Park Improvement Planning
A public design charrette took place November 26 & 27, 2018 for Paradise Park and the surrounding area. The community was invited to participate in a visioning process for Thomasville’s oldest park. The design workshop explored the park’s use and amenities. It also considered its historical elements and character, such as the prominent azalea lined carriageways, mature trees and historic gazebo.
The consultant, K2 Urban Design, assembled a team of designers and planners who collaborated with charrette participants to analyze the park and the surrounding areas, in the context of its history and proximity to Downtown Thomasville. Issues and concerns as well opportunities for improvement were considered for the park and its neighborhood. [link to see some of the ideas and images produced during the design charrette]
Park Themes: A few key priorities were identified during the public design charrette
- Make some simple improvements to the park as soon as funding is available
- Plan for a multi-purpose, 18-acre park that welcomes everyone
- Slow speeding traffic around the park
- Activate vacant lots, buildings and other parcels around the park
- Improve the walking experience
- Restoration of the gazebo at the center of the park is budgeted and planned for 2020.
- Connecting the Thomasville Community Trail through the park by way of a walking loop is planned and budgeted. A designated route for users to enjoy that encircles the park will meet up with the Trail where it connects at Victoria Place and Colton Ave.
The Weston Park Vision Plan was adopted in 2018 and serves as the guiding document for projects and improvements within Weston Park. The City is in the preliminary phases of implementing the Weston Park Vision Plan and future improvements will be made in alignment with the community’s objectives.
Recent Updates and Planned Improvements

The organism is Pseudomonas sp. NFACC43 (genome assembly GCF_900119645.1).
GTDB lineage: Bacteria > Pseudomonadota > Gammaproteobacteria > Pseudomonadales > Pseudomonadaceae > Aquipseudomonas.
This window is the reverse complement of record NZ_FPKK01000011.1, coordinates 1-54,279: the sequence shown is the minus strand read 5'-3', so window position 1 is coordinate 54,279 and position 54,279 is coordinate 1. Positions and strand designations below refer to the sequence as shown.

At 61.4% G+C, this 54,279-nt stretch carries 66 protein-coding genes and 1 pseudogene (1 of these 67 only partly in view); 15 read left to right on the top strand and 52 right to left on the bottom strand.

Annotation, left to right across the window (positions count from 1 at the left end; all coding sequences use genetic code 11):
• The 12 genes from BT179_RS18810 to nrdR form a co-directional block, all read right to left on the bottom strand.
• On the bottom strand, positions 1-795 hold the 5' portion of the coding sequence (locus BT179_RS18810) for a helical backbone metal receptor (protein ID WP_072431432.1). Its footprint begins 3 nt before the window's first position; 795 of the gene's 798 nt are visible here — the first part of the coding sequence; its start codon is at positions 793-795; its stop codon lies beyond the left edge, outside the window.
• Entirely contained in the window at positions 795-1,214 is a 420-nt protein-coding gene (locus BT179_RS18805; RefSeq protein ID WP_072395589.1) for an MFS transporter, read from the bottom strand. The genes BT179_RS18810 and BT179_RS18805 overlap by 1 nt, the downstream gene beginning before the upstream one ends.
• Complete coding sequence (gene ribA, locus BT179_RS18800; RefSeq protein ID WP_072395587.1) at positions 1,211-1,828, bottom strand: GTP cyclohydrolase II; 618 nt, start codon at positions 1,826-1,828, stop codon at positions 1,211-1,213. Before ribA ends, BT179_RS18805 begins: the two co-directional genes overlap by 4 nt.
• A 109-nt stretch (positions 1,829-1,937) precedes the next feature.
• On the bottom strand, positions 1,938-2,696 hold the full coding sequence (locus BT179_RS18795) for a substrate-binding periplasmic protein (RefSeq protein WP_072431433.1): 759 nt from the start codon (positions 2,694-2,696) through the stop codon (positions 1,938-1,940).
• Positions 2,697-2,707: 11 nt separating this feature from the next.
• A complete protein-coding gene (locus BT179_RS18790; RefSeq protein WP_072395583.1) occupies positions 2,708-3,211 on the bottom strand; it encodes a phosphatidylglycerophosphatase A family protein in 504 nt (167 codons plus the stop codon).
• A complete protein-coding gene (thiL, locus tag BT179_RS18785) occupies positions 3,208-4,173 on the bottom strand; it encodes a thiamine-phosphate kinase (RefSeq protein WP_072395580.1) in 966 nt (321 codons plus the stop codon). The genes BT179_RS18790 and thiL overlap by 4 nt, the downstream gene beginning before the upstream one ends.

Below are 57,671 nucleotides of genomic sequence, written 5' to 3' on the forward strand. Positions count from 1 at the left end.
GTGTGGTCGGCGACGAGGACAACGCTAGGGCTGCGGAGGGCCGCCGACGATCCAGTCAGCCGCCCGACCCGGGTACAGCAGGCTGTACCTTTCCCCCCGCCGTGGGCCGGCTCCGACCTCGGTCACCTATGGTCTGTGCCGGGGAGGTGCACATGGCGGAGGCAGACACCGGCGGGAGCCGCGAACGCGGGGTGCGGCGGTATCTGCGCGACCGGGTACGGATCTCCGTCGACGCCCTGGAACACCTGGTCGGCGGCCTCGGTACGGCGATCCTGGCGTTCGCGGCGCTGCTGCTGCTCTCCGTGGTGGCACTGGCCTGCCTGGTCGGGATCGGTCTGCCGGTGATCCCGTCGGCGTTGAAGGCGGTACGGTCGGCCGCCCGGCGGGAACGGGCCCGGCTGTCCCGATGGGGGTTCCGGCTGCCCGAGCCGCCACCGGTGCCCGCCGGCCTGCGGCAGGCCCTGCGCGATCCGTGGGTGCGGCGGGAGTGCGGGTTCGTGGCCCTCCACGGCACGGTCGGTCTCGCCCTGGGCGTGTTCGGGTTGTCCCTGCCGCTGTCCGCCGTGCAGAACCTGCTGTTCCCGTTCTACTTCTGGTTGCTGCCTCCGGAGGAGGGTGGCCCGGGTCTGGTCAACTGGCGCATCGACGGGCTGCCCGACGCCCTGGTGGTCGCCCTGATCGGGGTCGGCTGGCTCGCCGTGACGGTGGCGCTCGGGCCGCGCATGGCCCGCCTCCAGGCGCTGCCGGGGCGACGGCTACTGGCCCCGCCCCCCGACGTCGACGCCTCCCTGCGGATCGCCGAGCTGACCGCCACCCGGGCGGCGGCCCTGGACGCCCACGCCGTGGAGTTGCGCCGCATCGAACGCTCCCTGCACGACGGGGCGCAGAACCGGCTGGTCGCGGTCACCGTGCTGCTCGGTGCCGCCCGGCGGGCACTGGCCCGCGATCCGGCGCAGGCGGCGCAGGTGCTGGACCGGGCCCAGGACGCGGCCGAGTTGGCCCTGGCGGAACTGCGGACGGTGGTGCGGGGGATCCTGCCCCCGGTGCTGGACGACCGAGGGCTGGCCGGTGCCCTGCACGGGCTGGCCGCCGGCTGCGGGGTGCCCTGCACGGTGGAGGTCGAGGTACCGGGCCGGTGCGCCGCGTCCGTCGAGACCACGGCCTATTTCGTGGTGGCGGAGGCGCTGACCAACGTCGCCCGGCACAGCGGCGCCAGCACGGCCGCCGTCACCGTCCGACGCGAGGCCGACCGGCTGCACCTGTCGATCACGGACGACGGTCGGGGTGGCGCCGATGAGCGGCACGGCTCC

- New and relocated playground equipment
- Bathroom renovations
- New picnic pavilion
- Water fountain(s)
- Restriped basketball
A shade pavilion near the new play equipment is the latest edition to the park. New picnic tables and benches that can be assembled as needed add versatility to seating and gathering.
Recent Updates and Planned Improvements
- New play equipment and a shade pavilion near the new play equipment are the latest editions.
- Fencing to enclose the play area along Broad Street is planned and budgeted.
Cherokee Park has the distinction for being Thomasville’s most visited park. Over the past couple of years a number of improvements and projects have occurred which are listed below:
- A Thomasville Community Trail connection runs along the west side of the Lake with a new trail leading up to Reid Street.
- Due to structural instability the Lake dam structure was rebuilt.
- A number of trees have been planted including live oaks along the street, cypress in the lake, and other native plant groupings of sweetbay magnolia, wax myrtle and saw palmetto.
- Rebuilt boardwalk
- The pond was drained, cleaned, and regraded to improve habitat fish and wildlife. It has been stocked with native species of fish.
- Pedestrian lights have been added along the entire trail.
- New edging around the beds in the adjacent Thomasville Rose Garden.
- A new pavilion and bench made possible in part by a grant from the Rotary Foundation of Rotary International.
- Fencing is planned and budgeted to enclose the three play areas on the east side of the lake.
- A connection across Smith Avenue to connect the Community Trail;
- Continuing the trail along Reid Street to connect to the High School Campus;
- Upgrades to playground safety (fencing);
- And possibly a community food forest.
Attention to MacIntyre Park first began in 2015 when a group of Thomasville City School fifth grade design lab students made a plan for improvements as part of a class project. They noted foot traffic hazards, stream bank deterioration and inadequate play equipment. In 2016, the City secured an award from the Citizens’ Institute for Rural DesignTM to host a 4-day effort to engage the public, current park users and national and local planning experts to construct a vision for this park. The charrette was held October 26-29, 2016 and included more than 300 participants with an interest in charting the course for MacIntyre Park’s future. You can view the master plan for MacIntyre Park here.
- Project was born from a fifth grade design lab class
- Aided by a grant from Citizens’ Institute for Rural DesignTM, a week-long charrette process was hosted by the City to solicit input on the future for the park
- More than 300 participants, including design professionals, education partners, staff and community members participated in the visioning process
- Final master plan includes strengthening the waterways within the park
- Unnamed creeks have been named Sunbeam and Hero Creeks, as voted on by community
- City will create an implementation schedule to take its vision to reality